Pharmacology is a favorite subject of mine and so I think it super interesting to discuss. Unfortunately, this post may be one of my most boring write ups. Luckily, the content makes up for it! (Hopefully). I bolded the key points to help. This one is a quickie.
- Clopridogrel (Plavix)
Loading Dose: 300mg or 600mg depending on preference of cardiologist
Clopidogrel is a thienopyridine which irreversibly blocks the P2Y12 platelet receptor. The CURE trial (n = 12,562) helped show the efficacy and safety when combined with aspirin in patients with NSTE. The combination reduced the composite primary outcome of cardiovascular death, non-fatal MI, or stroke by 2% absolute risk (9.3% vs. 11.4%) vs aspirin alone. A 1% absolute increase in major bleeding events was noted, but there was no significant increase in life threatening or fatal bleeds. Typical loading dose is 300 mg however, for some patients with PCI it is common practice to use a higher loading dose of clopidogrel (600 mg) in order to more rapidly achieve full antiplatelet effect. Clopidogrel is a prodrug. Genetic polymorphisms of CYP3A4 and CYP2C19 cause variation in the effectiveness of clopidogrel. Due to the irreversible binding it has a slow in offset (over several days) which can be clinically important when urgent CABG is required.
2. Prasugrel (Effient)
Loading Dose: 75mg
Prasugrel also requires metabolism to an active form since it is a prodrug. Metabolism is rapid due to esterases, and a single CYP450 so there is minimal change in metabolism. In TRITON-TIMI there was a reduction in recurrent cardiovascular events in the prasugrel treated group vs clopidogrel (9.3% vs. 11.2%), driven by a reduction in non-fatal MI (7.1% vs. 9.2%). A significantly lower rate of stent thrombosis was also seen in the trial with prasugrel (1.1% vs. 2.4%). More bleeding, however, was observed in the prasugrel arm (2.4% vs. 1.8%) and with an increase in fatal bleeding (0.4% vs. 0.1%). Patients with a previous TIA or CVA experienced net harm with prasugrel thus the drug is contraindicated in these patients.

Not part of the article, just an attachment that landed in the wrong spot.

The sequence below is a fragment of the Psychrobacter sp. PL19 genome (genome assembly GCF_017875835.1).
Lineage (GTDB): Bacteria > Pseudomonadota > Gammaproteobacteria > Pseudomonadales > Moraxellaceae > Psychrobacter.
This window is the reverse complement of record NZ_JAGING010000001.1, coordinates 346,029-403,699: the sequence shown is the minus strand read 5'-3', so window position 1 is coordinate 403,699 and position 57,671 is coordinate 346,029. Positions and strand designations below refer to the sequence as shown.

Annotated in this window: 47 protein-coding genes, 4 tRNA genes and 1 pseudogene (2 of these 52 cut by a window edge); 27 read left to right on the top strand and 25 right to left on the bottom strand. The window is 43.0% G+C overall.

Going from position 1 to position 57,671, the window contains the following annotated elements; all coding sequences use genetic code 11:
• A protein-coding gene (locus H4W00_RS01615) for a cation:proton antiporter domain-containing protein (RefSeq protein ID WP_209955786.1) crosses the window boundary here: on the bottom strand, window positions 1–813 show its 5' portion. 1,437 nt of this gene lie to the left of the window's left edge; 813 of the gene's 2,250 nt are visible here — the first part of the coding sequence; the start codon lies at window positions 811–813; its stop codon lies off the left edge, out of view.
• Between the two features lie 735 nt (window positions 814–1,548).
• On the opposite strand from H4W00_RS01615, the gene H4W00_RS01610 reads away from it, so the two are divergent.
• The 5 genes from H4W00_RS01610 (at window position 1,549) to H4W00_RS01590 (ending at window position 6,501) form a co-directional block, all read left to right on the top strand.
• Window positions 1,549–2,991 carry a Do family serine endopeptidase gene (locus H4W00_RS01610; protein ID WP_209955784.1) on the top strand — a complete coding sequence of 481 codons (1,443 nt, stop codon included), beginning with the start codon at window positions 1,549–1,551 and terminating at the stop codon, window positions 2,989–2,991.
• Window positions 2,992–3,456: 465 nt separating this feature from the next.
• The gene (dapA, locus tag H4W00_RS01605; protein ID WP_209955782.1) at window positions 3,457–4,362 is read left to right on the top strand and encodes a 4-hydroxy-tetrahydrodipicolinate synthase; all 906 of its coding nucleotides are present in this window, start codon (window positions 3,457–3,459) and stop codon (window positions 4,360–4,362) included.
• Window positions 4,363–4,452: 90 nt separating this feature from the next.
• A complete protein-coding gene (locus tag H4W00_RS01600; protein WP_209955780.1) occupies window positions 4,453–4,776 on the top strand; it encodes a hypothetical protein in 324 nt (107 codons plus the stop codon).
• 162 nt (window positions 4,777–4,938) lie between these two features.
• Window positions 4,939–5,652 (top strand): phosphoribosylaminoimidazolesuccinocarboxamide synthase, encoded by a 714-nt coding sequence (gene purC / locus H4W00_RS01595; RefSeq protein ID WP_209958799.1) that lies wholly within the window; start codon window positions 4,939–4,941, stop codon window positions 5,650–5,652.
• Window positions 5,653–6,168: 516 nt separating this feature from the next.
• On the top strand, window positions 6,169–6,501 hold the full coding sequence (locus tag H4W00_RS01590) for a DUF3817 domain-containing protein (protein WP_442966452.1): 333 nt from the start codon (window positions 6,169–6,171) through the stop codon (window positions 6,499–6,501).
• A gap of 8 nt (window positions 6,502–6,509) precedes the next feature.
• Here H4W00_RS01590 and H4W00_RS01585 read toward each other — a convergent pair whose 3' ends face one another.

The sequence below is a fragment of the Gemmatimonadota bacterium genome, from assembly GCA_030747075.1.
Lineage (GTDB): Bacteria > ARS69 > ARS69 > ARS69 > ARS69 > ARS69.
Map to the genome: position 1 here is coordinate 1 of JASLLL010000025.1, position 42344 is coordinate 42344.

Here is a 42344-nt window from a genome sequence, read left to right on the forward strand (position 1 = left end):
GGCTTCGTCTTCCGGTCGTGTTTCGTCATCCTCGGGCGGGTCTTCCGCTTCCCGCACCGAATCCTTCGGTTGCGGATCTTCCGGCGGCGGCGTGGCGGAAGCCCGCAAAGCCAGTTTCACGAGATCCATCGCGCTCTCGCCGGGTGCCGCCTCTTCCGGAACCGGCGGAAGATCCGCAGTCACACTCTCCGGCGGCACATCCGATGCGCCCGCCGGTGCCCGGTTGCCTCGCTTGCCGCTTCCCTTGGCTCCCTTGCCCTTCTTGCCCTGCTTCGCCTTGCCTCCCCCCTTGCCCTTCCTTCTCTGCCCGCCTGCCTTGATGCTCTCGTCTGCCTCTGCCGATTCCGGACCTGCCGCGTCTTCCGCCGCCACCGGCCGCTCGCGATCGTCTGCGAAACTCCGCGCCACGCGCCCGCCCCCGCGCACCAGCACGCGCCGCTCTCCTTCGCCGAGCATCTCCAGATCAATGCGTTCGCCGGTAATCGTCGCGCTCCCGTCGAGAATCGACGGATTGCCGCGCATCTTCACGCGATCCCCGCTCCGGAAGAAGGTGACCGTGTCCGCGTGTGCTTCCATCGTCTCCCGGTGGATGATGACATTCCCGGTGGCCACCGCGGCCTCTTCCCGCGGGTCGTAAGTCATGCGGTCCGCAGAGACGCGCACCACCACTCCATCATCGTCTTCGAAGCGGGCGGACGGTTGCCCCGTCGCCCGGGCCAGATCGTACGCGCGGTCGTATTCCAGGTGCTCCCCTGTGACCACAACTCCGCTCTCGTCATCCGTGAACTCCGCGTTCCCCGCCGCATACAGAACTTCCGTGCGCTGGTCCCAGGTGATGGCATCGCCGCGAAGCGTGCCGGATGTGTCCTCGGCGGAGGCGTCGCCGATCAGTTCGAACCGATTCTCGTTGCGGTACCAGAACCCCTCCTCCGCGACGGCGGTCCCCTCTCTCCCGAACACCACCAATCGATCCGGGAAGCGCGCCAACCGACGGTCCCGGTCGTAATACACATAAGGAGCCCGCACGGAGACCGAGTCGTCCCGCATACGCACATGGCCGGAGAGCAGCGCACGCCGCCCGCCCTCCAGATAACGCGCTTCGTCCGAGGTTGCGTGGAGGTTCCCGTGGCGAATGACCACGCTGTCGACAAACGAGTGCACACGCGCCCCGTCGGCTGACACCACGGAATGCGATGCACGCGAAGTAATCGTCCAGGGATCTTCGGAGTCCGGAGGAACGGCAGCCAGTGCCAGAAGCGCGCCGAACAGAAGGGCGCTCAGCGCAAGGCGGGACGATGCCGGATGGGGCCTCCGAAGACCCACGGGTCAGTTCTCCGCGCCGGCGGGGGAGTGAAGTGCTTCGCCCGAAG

- Ticagrelor (Brillinta)
Loading Dose: 180mg
Ticagrelor the first non-thienopyridine ADP blocker and is a cyclopentylazopyrimidine. It reversibly binds to the P2Y12 platelet receptor. In addition to reversible inhibition of the P2Y12 receptor, ticagrelor also inhibits adenosine reuptake in cells. This can cause additional complaints of dyspnea (5% of patients) and bradycardia in addition to bleeding side effects. The PLATO study compared ticagrelor (180 mg loading dose, followed by 90 mg twice daily) with clopidogrel (300–600 mg loading dose, followed by 75 mg daily) in 18,624 patients who presented with either STEMI or NSTEMI. Ticagrelor was associated with a 2% absolute risk reduction in the primary endpoint of vascular death, MI, or stroke compared with clopidogrel. All-cause mortality (4.5% vs. 5.9%) and stent thrombosis (1.4% vs. 1.9%) were lower with ticagrelor. There was no difference in major bleeding or blood transfusions. The ATLANTIC trial (n = 1875) assessed whether pre-hospital ticagrelor loading was superior to delayed in-hospital ticagrelor. The co-primary outcomes were related to arterial patency at angiography with no different between the two groups. Misdiagnosis of STE was identified in 10% of patients. The difference in timing of loading dose was approximately 30 min. Furthermore, it was also noted that opiate administration impaired oral absorption of ticagrelor. Further, it was also noted that opiate administration impaired oral absorption of ticagrelor. This may be a potential limitation of ALL oral P2Y12 receptors in the STEMI setting.
Cangrelor is an IV form of the cyclopentylazopyrimidine ADP blocker. It has a faster onset and offset through reversible inhibition of the P2Y12 receptor. It has a very short half-life (<10 min), thus platelet function can be restored within a couple of hours of discontinuation of the infusion. Cangrelor has been studied in three large trials, 70% of whom had presented with an ACS. A meta-analysis of these trials demonstrated a reduction in periprocedural death, MI, ischemia-driven revascularization and stent thrombosis for cangrelor vs clopidogrel (3.8% vs. 4.7%).
Brown. Continuing Cardiology Education, 2017; 3(1) pp11-21